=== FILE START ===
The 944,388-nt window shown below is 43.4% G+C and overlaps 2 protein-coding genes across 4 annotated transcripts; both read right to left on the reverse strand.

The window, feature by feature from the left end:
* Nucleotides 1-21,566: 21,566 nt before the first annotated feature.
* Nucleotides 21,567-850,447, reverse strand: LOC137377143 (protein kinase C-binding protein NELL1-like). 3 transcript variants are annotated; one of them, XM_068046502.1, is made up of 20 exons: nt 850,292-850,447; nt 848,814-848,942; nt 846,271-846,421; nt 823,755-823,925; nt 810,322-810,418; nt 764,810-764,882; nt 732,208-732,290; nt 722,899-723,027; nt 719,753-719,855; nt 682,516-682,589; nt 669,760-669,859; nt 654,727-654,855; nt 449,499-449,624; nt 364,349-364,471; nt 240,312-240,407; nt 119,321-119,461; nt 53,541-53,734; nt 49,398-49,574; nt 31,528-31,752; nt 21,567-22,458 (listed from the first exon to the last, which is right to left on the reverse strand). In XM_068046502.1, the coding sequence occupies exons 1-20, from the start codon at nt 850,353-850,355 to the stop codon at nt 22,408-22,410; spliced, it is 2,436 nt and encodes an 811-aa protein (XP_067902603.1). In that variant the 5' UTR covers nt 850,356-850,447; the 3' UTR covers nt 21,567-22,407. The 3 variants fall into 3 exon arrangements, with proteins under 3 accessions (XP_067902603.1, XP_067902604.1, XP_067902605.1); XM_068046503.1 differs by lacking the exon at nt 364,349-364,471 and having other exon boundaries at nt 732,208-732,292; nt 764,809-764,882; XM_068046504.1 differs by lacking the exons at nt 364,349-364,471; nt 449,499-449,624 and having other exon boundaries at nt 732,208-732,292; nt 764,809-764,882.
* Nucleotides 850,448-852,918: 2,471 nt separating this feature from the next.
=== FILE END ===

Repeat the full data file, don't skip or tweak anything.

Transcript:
The 944,388-nt window shown below is 43.4% G+C and overlaps 2 protein-coding genes across 4 annotated transcripts; both read right to left on the reverse strand.

The window, feature by feature from the left end:
* Nucleotides 1-21,566: 21,566 nt before the first annotated feature.
* Nucleotides 21,567-850,447, reverse strand: LOC137377143 (protein kinase C-binding protein NELL1-like). 3 transcript variants are annotated; one of them, XM_068046502.1, is made up of 20 exons: nt 850,292-850,447; nt 848,814-848,942; nt 846,271-846,421; nt 823,755-823,925; nt 810,322-810,418; nt 764,810-764,882; nt 732,208-732,290; nt 722,899-723,027; nt 719,753-719,855; nt 682,516-682,589; nt 669,760-669,859; nt 654,727-654,855; nt 449,499-449,624; nt 364,349-364,471; nt 240,312-240,407; nt 119,321-119,461; nt 53,541-53,734; nt 49,398-49,574; nt 31,528-31,752; nt 21,567-22,458 (listed from the first exon to the last, which is right to left on the reverse strand). In XM_068046502.1, the coding sequence occupies exons 1-20, from the start codon at nt 850,353-850,355 to the stop codon at nt 22,408-22,410; spliced, it is 2,436 nt and encodes an 811-aa protein (XP_067902603.1). In that variant the 5' UTR covers nt 850,356-850,447; the 3' UTR covers nt 21,567-22,407. The 3 variants fall into 3 exon arrangements, with proteins under 3 accessions (XP_067902603.1, XP_067902604.1, XP_067902605.1); XM_068046503.1 differs by lacking the exon at nt 364,349-364,471 and having other exon boundaries at nt 732,208-732,292; nt 764,809-764,882; XM_068046504.1 differs by lacking the exons at nt 364,349-364,471; nt 449,499-449,624 and having other exon boundaries at nt 732,208-732,292; nt 764,809-764,882.
* Nucleotides 850,448-852,918: 2,471 nt separating this feature from the next.